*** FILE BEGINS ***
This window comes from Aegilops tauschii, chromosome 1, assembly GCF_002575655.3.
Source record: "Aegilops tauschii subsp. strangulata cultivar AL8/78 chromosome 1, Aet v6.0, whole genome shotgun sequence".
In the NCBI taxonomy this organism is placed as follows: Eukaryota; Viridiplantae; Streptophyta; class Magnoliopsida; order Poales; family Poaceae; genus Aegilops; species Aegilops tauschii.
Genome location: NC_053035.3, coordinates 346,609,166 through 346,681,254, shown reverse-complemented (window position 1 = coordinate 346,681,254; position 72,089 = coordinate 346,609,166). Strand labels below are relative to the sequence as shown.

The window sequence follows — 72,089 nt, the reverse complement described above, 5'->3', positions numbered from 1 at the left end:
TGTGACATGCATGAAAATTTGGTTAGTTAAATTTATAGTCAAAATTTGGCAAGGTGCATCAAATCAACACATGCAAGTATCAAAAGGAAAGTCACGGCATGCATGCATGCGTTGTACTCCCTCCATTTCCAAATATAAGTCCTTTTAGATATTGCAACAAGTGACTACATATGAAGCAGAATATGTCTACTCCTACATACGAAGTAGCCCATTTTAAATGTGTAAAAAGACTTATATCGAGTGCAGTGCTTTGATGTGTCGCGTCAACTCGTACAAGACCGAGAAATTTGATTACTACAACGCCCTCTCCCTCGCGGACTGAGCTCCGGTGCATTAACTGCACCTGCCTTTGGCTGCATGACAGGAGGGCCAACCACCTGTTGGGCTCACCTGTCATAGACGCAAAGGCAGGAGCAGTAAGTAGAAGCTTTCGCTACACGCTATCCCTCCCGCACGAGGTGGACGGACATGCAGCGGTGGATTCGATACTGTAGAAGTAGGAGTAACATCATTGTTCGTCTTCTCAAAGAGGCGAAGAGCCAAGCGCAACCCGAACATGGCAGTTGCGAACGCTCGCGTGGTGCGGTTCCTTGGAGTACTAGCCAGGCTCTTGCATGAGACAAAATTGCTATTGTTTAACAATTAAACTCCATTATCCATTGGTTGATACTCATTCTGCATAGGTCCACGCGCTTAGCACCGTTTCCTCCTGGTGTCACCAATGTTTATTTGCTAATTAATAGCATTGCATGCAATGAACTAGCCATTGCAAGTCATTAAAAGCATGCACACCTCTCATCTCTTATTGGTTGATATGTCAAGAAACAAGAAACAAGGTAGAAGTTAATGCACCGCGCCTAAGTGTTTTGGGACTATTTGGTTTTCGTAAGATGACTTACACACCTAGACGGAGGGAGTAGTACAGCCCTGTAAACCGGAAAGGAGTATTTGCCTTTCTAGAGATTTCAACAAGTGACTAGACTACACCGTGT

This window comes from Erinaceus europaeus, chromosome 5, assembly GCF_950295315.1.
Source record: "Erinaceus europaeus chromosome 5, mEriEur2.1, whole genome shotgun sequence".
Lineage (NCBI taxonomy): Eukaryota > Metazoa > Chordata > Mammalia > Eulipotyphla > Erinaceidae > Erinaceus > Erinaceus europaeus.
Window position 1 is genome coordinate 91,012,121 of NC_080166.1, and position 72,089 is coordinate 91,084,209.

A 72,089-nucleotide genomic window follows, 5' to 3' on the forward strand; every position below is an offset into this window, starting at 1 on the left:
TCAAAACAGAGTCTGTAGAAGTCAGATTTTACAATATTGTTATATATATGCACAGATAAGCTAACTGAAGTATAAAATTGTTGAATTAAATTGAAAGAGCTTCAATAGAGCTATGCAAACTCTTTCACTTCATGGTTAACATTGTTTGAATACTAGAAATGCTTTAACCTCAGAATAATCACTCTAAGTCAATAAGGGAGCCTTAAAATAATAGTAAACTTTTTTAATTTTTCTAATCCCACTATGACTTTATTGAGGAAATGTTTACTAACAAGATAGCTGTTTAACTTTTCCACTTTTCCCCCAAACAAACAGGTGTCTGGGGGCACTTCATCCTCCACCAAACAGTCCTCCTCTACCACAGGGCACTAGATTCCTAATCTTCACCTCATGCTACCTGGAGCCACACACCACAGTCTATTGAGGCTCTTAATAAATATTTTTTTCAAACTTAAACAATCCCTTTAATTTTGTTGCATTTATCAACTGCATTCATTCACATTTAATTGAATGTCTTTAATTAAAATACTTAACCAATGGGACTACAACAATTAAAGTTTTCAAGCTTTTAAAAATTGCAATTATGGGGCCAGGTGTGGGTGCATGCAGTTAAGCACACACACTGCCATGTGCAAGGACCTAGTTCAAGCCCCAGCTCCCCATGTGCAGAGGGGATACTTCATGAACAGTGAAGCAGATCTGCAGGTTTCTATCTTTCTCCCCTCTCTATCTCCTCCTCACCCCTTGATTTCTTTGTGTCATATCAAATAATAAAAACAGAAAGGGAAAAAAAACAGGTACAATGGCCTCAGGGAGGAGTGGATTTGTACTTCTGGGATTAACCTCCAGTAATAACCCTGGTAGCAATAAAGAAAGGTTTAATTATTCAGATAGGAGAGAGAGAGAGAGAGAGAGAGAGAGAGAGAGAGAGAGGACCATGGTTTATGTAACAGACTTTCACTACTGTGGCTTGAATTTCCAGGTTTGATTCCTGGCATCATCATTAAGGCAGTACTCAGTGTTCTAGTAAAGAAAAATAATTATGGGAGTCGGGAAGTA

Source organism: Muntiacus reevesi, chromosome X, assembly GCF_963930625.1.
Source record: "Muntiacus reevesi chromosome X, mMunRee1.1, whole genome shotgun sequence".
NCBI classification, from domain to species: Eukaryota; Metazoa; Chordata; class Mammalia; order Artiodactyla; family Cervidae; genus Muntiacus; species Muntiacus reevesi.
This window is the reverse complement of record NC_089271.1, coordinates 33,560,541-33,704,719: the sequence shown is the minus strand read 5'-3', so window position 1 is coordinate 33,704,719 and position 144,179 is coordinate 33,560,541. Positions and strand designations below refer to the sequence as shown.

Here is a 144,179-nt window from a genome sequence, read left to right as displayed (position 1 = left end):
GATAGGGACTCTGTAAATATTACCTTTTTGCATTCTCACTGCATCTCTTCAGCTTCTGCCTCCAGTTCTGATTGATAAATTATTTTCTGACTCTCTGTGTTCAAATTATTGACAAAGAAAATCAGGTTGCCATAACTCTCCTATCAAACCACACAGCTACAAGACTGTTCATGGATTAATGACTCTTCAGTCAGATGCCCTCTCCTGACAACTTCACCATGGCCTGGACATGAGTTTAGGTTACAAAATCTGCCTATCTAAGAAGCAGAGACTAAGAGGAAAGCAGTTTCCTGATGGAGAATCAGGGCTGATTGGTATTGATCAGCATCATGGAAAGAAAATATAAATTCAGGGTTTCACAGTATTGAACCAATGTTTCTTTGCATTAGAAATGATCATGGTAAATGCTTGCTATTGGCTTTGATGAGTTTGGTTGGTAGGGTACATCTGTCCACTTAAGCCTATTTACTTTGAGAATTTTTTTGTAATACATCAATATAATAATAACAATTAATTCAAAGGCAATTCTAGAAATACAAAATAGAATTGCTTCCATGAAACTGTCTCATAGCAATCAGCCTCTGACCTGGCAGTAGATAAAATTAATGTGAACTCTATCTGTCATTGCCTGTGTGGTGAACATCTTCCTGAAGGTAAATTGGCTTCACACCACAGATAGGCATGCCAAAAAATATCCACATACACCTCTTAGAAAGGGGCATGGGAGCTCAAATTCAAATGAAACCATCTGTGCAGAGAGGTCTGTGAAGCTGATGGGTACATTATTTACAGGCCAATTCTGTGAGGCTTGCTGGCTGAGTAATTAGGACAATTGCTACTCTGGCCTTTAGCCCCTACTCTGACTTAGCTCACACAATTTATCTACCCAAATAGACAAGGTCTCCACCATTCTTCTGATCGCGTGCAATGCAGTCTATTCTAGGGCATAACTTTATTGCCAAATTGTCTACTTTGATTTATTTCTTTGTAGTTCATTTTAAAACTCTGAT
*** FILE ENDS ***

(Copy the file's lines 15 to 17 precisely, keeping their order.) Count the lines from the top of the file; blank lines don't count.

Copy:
NCBI classification, from domain to species: Eukaryota; Metazoa; Chordata; class Mammalia; order Artiodactyla; family Cervidae; genus Muntiacus; species Muntiacus reevesi.
This window is the reverse complement of record NC_089271.1, coordinates 33,560,541-33,704,719: the sequence shown is the minus strand read 5'-3', so window position 1 is coordinate 33,704,719 and position 144,179 is coordinate 33,560,541. Positions and strand designations below refer to the sequence as shown.

Here is a 144,179-nt window from a genome sequence, read left to right as displayed (position 1 = left end):